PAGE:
As noted Bitcoin expert Andreas Antonopoulos points out, “humans have used physical security controls for thousands of years. By comparison, our experience with digital security is less than 50 years old.” Lacking the technical ability to keep their own digital currency funds safe, many people have entrusted their holdings to a wallet or exchange site for safekeeping. Without established best practices, industry self-regulation, government licensing, or an effective reputation system, end-users have been on their own to identify trustworthy custodial institutions, and their track record has extremely poor. The vast majority of these companies have historically lost at least some of their users’ funds, either through incompetence or outright theft.
Fortunately digital currency security is a rapidly evolving field. There has been significant progress at a technical level, most notably the rise of multi-signature schemes, which split control over funds between multiple devices and/or entities. New enterprise security providers like BitGo help custodial institutions thwart outside hackers and insider fraud alike, while end-users can now store their own funds on specially-designed hardware devices such as the Trezor or Case.
Fundamentally, custodians running off with funds is nothing new. While innovation may lessen the need for custodians and help well-meaning custodians serve their customers without mishap, no technology can stop the naive from handing their money to a crook. Some combination of education, best practices, reputation, and/or certification will be required if the goal is to prevent custodial misconduct.
Yields Too Good to be True!
High Yield Investment Products (HYIP’s) are a form of ponzi scheme which promise impossibly high rates of return and build their operation by paying back early investors with funds from later investors. This age-old scam, perfected by Bernie Madoff, has now moved online; former nursing-home magician Paul Burks is alleged to have taken in over $850m running Zeek Rewards, the largest online HYIP to date, which was shut down by the SEC in 2012.
The Bitcoin community has seen its fair share of ponzi activity. The SEC filed charges in 2013 against Trendon Shavers, operator of “Bitcoin Savings and Trust,” which allegedly took in $4.5m before collapsing when it could no longer pay investors the 7% weekly interest they had been promised. The largest digital currency-related ponzi, Hong Kong-based MyCoin, took in $8.1m from investors who do not appear to have known much, if anything, about digital currency. Incredibly, many were willing to “invest” money with a website called Ponzi.io, which offered early investors the chance to “get rich off the world’s first open Ponzi scheme!”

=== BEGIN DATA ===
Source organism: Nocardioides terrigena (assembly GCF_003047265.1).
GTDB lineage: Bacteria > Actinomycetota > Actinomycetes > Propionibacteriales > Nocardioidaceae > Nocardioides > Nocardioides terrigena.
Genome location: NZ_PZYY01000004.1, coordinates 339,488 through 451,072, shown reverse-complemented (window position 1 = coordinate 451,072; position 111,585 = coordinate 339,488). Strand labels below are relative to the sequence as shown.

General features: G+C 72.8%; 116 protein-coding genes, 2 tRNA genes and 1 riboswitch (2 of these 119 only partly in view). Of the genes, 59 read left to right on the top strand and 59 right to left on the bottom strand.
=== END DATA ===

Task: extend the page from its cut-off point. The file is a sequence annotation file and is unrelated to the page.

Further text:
Another common form of investment scam involves companies conducting unregistered securities offerings in which they offer strangers online the opportunity to invest in their company and receive a share of future profits. As these offerings grew more popular, digital currency stock markets such as Havelock emerged to facilitate this process. While some of these companies returned profits to their investors, such as gambling site Satoshi Dice, many more simply ran with the money. Neo & Bee went so far as to open physical locations in Cyprus before it emerged that funds were gone and the founder fled the country. These schemes, however, have absolutely nothing to do with Bitcoin technology itself.
A final category of too-good-to-be-true involves digital currency mining companies who claim to rent time on their mining equipment to members of the public. In essence, consumers rent time on a money printing machine they cannot verify exists. As Bitcoin core developer Gavin Andresen correctly predicted, such arrangements “make no sense. I suspect many of them will turn out to be Ponzi schemes.” In fact, the prevalence of these schemes has decreased dramatically over the past year, although mostly due to changes in the economics of mining as a result of the drop in Bitcoin’s price.
In the wake of Bitcoin’s success, hundreds of other digital currencies have been created, often referred to as altcoins. Most of these are simply Bitcoin with a few variables tweaked; the main innovation behind 42coin, for instance, was that it has a maximum of 42 coins as opposed to Bitcoin’s 21 million. Others promise more substantive changes such as faster transaction processing, increased privacy, or an alternative way of allocating decision-making power within the network.
While some coin creators work hard to produce something truly useful, many others turn to deception in search of quick profit. Beyond simply exaggerating the technical capabilities or innovativeness of a coin, altcoin creators have:
- Secretly mined coins for themselves before releasing the coin to the general public
- Released mining software that purposely mines slowly, presumably so the creators can mine more successfully with non-crippled software
- Participated and facilitated in pump-and-dump market manipulation, sometimes abandoning all work on the coin within days or weeks of launch